YouTube significantly increased its maximum video resolution, to accommodate higher-quality video taken with high-definition cameras.
The Google (NSDQ: GOOG)-owned site said it will start accepting 1080p video starting this week. The video-sharing site currently has a maximum output of 720p.
"As resolution of consumer cameras increases, we want to make sure YouTube is the best home on the Web to showcase your content," YouTube software engineer Billy Biggs said Thursday on the company's blog.
The difference in the higher resolution will be seen when viewers with faster computers and big monitors switch to full-screen mode, which will result in a clearer picture than with 720p. The lower resolution will still be available.
In addition, YouTube plans to re-encode 1080p video already sent to the site to make it available in higher resolution.
YouTube has been gradually opening the door to high-quality videos. In March of last year, the site started giving viewers the option of watching higher quality video, if the uploaded source file supported a higher resolution than the standard resolution on the site at the time.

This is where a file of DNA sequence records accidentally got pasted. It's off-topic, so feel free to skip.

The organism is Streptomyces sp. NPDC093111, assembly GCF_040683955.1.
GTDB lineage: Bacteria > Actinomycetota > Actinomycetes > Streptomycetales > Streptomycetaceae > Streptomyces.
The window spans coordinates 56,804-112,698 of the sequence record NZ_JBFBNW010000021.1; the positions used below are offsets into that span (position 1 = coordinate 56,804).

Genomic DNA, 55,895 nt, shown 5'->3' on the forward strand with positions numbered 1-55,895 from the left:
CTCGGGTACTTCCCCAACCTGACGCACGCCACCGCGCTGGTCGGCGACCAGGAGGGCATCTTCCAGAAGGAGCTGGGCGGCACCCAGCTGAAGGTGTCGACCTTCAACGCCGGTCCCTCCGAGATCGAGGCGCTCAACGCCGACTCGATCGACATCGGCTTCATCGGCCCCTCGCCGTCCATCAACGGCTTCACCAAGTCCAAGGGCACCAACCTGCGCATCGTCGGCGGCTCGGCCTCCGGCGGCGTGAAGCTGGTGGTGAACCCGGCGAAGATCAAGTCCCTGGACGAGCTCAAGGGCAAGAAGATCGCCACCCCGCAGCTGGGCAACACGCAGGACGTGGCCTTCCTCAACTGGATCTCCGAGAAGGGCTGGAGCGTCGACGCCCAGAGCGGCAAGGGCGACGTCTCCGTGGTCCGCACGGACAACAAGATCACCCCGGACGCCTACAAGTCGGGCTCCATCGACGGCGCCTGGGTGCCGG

Much of the video submitted to YouTube comes from cameras on mobile phones. As a result, a lot of the video is low-resolution. However, handset makers have been improving the picture quality of their camera phones.
Samsung, for example, released in September the Instinct HD, which packs a 5 megapixel camera and can capture HD video. The device includes a TV-out feature that enables video to played back on an HDTV.
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